J. Brady Dugan, Akin Gump Strauss Hauer & Feld LLP
In a trio of highly anticipated rulings issued on June 24, the Supreme Court changed the way DOJ will prosecute fraud offenses. The decisions in Black v. U.S., Skilling v. U.S. and Weyhrauch v. U.S. deal with “honest services fraud,” a specific type of mail and wire fraud that an individual commits by depriving another of their intangible right to honest services.
Violations of the mail and wire fraud statutes are some of the most commonly charged federal offenses. In a Washington Legal Foundation Legal Backgrounder published late last year, Akin Gump’s Mark Botti and I discussed how one component of the U.S. Department of Justice (DOJ), the Antitrust Division, uses the statute to prosecute crimes that corrupt the competitive process: Honest Services Fraud and Antitrust: Will the Supreme Court Re-Write the Rules for “Competition Crimes?” Given the wide-spread use of the honest services statute, the Supreme Court’s decisions should broadly impact the government’s fraud enforcement program.
Congress enacted the honest services statute, 18 U.S.C. § 1346, in response to the Supreme Court’s decision in McNally v. U.S. Prior to McNally, the lower courts had read the mail and wire fraud statutes to prohibit defrauding persons of money or property, as well as intangible rights. Under the intangible rights theory, a mail or wire fraud scheme could be based, for example, on a politician’s depriving his constituents of his honest services by taking a bribe. A prosecution could also be based on a private citizen’s depriving her employer of her honest services by violating a fiduciary duty owed to her employer. McNally restricted the use of the mail- and wire-fraud laws to cases that involved deprivations of money or property – not deprivations of intangible rights. After McNally, Congress passed §1346 to specifically criminalize the deprivation of “the intangible right of honest services.” But the broad wording of the law has made it difficult to know what conduct falls within the scope of the statute. The lower courts came up with a variety of sometimes conflicting interpretations of the statute.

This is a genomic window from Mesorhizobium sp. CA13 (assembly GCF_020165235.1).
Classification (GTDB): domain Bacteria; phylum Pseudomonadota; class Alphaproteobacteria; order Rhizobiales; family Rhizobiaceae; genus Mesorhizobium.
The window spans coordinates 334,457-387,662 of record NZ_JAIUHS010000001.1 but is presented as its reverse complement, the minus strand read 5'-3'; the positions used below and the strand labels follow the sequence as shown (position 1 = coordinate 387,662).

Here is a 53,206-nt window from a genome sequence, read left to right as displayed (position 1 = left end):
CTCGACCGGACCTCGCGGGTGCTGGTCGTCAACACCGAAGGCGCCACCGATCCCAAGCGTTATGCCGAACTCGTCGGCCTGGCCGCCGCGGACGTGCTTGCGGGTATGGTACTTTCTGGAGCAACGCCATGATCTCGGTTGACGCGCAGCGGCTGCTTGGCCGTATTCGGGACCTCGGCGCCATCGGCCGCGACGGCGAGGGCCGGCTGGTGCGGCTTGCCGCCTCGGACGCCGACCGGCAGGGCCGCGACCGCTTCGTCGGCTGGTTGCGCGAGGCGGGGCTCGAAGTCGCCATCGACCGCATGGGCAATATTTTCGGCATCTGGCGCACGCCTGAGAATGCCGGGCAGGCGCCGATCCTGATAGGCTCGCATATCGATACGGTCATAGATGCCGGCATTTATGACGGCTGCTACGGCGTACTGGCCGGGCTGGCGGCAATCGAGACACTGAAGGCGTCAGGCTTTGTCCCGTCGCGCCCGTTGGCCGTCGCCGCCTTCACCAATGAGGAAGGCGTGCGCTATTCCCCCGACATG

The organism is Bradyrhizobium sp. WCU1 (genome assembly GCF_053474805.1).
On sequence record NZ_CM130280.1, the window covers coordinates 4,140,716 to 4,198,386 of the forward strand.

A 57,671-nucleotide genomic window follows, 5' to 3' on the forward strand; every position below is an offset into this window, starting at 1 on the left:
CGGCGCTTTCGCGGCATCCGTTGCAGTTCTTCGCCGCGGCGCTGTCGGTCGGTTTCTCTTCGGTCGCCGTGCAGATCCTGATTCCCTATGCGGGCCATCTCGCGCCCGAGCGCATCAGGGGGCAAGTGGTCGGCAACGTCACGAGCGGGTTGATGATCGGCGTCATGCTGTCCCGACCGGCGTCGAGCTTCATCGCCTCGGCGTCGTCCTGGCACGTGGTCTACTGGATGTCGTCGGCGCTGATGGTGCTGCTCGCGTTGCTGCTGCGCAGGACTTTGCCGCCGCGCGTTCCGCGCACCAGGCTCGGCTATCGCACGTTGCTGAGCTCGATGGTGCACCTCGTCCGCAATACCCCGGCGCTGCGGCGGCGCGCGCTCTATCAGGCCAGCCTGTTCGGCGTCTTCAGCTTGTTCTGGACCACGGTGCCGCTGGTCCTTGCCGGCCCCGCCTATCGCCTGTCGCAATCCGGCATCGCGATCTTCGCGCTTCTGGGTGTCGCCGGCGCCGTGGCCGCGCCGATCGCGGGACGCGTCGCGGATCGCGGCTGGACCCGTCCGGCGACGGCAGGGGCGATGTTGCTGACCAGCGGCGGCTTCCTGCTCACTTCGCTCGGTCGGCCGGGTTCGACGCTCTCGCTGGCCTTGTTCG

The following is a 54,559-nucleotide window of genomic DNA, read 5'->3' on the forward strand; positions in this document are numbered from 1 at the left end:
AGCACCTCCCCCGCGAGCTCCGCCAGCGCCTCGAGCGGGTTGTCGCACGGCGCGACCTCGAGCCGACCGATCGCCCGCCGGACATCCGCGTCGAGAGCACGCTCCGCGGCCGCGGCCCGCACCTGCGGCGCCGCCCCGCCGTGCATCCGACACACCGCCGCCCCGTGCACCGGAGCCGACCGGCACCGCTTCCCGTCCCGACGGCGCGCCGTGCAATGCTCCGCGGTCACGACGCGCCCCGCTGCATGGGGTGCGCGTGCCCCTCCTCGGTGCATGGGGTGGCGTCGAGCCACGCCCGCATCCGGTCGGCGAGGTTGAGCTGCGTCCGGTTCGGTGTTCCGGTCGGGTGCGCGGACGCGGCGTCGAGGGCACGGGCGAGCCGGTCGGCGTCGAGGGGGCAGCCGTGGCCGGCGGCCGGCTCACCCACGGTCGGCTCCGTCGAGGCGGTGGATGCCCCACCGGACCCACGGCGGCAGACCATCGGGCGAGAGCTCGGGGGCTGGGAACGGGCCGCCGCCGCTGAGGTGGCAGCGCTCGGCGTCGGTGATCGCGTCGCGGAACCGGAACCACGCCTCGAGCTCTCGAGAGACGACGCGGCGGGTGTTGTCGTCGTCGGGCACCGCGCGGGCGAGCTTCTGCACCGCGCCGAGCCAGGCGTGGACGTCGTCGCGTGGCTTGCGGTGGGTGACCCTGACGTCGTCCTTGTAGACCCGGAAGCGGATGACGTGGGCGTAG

On June 24, the Court restricted §1346 to cases involving “offenders who, in violation of a fiduciary duty, participated in bribery or kickback schemes.” Skilling v. United States, No. 08-1349, slip op. at 43 (U.S. June 24, 2010). A bloc of the Court felt that the opinion should have gone further and found the statute unconstitutional. Justice Scalia explained, “[a]mong all the pre-McNally smorgasbord-offerings of varieties of honest-services fraud, not one is limited to bribery and kickbacks. That is a dish the Court has cooked up all on its own.” Skilling, No. 08-1349, at 8 (opinion concurring in part and concurring in judgment). In light of the newly pared down reach of honest-services fraud, each of the three cases was vacated and remanded to a lower court.
The cases should provide some needed guidance to the business community – they appear to more definitively establish the boundaries of what constitutes a § 1346 violation. However, questions remain. For example, as Justice Scalia explains in his opinion, there is no test laid out by either the statute or the Court for determining the criteria of a “fiduciary.” Moreover, the rulings will cast doubt on the convictions of individuals charged under a pre-Skilling theory of liability. It will be important to watch DOJ closely to discern their enforcement intentions with respect to the newly-cabined statute. Given the questions left unresolved, further litigation regarding what constitutes honest services fraud seems likely.